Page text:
Thursday, September 29, 2022

South of Quail Springs (Part 1)

 If you are driving through Joshua Tree National Park and looking for a nice spot to stop to stretch your legs or have a picnic, it's hard to beat Quail Springs Picnic Area. Its rock formations make it one of the prettiest spots in the Park. I've stopped here many times over the years, but never hiked the area. On this hot summer day, I was looking for a short(ish) hike that I could do solo, at a higher elevation in the Park (cooler temps), and that wouldn't be too demanding. Hiking south out of Quail Springs Picnic Area seemed perfect.
A beautiful blue sky day in Joshua Tree!
Hiking south, it wasn't long before I reached these interesting boulders. A nice spot to explore and see what I could find.
Sleeping tortoise?
I came across these interesting petroglyphs. If you look really closely, you can see a couple bolts in the rocks. I suspect this area was used for livestock back in the day, and the bolts anchored some kind of fencing. The petroglyphs look like initials (from the old-timers who ranched in the area?) rather than Native American symbols.
The area with the bolts is surrounded on either side by boulder formations, which might have formed two sides of a natural corral.
Historical trash. Some of these cans likely date back to the 1920's and '30s.

More bolts
The ranchers used these little out-of-the-way spots to dispose of trash. The trash includes an old mostly disintegrated tire innertube. Been a long time since car tires used innertubes!

Another historic artifact...
... but more recent (internet photo). This one dates to the 1960's and 70's.

Hiking further south along the rocks, I come to what the climbers call the "White Cliffs of Dover". No passport required!
I think this is an old Pinion Pine burl. I love the texture and yellowing seen with aging. Likely there was a big beautiful pine tree here at one time. Perhaps the ancients sat on these very rocks, under the shade of this tree, surveying the desert around them.
Reminds me of a bottle opener.
I see a smiley face!
From a distance, I thought for sure I had discovered a cool new pictograph site. The lichen fooled me!
At this point on the trail, limber hikers can duck under this Joshua tree and continue on. I chose to go around.

Continuing on with my hike, the sun was getting lower on the horizon and the light on the rocks more golden. Very pretty!

Monochrome version

I love this late afternoon desert light and long shadows. Not sure if I prefer the monochrome or color version of this one, so sharing both.
With the sun getting lower on the horizon, it's time to hightail it back to the car. This is my favorite time of day to take pictures, and I'll share some sunset photos from this hike on my next post.
Linking with Skywatch Friday.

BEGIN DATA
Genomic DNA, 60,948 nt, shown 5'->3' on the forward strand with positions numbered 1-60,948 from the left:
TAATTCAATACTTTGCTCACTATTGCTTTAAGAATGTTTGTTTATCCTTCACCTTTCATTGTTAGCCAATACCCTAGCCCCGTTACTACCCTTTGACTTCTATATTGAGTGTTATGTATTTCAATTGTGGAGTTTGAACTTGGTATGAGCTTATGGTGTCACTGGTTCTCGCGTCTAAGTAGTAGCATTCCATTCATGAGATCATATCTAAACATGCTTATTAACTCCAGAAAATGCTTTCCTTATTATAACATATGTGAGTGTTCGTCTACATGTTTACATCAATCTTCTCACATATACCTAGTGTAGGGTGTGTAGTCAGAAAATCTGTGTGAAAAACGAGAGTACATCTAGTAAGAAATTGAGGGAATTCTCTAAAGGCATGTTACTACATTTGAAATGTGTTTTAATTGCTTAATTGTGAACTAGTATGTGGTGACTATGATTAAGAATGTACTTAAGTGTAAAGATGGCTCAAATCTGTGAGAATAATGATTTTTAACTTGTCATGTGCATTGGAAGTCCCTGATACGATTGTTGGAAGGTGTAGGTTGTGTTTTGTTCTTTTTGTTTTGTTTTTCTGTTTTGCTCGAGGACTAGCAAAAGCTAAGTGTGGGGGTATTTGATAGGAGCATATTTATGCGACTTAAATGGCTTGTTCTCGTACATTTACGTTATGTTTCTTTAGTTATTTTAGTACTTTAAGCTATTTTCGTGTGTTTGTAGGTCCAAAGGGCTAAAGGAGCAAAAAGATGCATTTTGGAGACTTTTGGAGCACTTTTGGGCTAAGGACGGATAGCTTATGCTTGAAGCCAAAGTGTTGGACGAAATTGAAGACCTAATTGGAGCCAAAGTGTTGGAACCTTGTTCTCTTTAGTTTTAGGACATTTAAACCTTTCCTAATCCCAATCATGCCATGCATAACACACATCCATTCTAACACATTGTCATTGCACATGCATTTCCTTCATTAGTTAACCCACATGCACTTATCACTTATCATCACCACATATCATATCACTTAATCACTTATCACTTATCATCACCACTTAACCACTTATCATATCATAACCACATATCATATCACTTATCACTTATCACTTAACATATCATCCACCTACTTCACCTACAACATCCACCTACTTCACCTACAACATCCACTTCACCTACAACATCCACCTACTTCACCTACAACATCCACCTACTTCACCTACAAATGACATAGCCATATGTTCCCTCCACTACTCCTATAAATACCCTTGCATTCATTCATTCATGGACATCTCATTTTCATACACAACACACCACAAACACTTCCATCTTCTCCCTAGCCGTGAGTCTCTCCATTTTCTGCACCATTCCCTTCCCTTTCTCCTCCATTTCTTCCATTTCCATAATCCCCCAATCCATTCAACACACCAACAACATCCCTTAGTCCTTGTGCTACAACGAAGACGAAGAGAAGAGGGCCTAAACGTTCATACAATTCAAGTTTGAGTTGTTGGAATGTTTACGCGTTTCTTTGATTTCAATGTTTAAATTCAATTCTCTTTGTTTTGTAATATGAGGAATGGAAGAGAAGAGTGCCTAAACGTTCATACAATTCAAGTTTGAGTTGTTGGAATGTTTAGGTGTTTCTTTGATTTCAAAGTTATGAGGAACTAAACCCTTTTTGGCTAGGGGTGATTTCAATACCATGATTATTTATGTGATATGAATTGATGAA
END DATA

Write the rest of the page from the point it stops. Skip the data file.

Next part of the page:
Thanks for stopping by!!

Thursday, September 22, 2022

Painted Nodule Pictograph Site

 OK, so yes, "Painted Nodule Pictograph Site" is not the official name. If I use the official name, it will give away the location. Plus, I like my name better. But let me back up and start at the beginning...

Mitch, Roger and I agreed to meet mid-afternoon to look for a pictograph site in Joshua Tree National Park. I knew the approximate location, but I also know the pictograph site was one boulder in a field of hundreds (thousands?) of boulders. Certainly no guarantee we would find it. Also, weather was working against us. We had to be careful not to overexert, and to carry plenty of water. When I left my house in 29 Palms, it was 106 degrees.
The hike itself wasn't particularly strenuous, and I was carrying a lot of water (which made my pack heavy). Not comfortable hiking weather, but hiking within our ability level. 

Interesting rock formations in this area. The one above reminded me of a sandwich with deli meet in the middle... turkey club sandwich, perhaps??

Ground level rock formation with concentric rings. I think Mitch named it Cinnabon Rock. Why are we always thinking about food while out hiking??

The rocks in this area are remarkable for having these rocky nodules that are harder, and erode slower, than the surrounding granite. They end up sticking out of the rock surface. This one looks like... a dog? A lizard?
In this area, quartz was littering the ground. Who knew geology could be so interesting? I certainly had little interest until I started hiking in the desert.
I knew we had to be getting close to the pictograph site, but there were boulders everywhere, and any one of them could be the site! Before finding the actual site, I spotted this grinding stone. It looked like it was broken in half, but easy to see the smooth area on the rock from years of grinding by Native Americans in an earlier time. A wonderful find!
Finally, we find that one boulder in 1000 that has pictographs inside. That's Roger taking a look. This boulder looks like all the others, and 99 hikers out of 100 would walk right by without noticing the pictos.
What an interesting site! I've never seen an arrow pictograph before (center of the photo, pointing up). I have no idea what its significance is. Of even more interest is the way the rocky nodules within this alcove are covered in pictographs. Let's take a look at a few.

Almost every rocky nodule has a pictograph on it. What significance could this possibly have? Certainly one of the more interesting picto sites I've come across!
A closer view of the red arrow, red lines, and what is either white pictographs or bird guano. They look a little too straight and deliberate to be bird guano, and also seem to run both vertically and horizontally. My vote is for white pictos.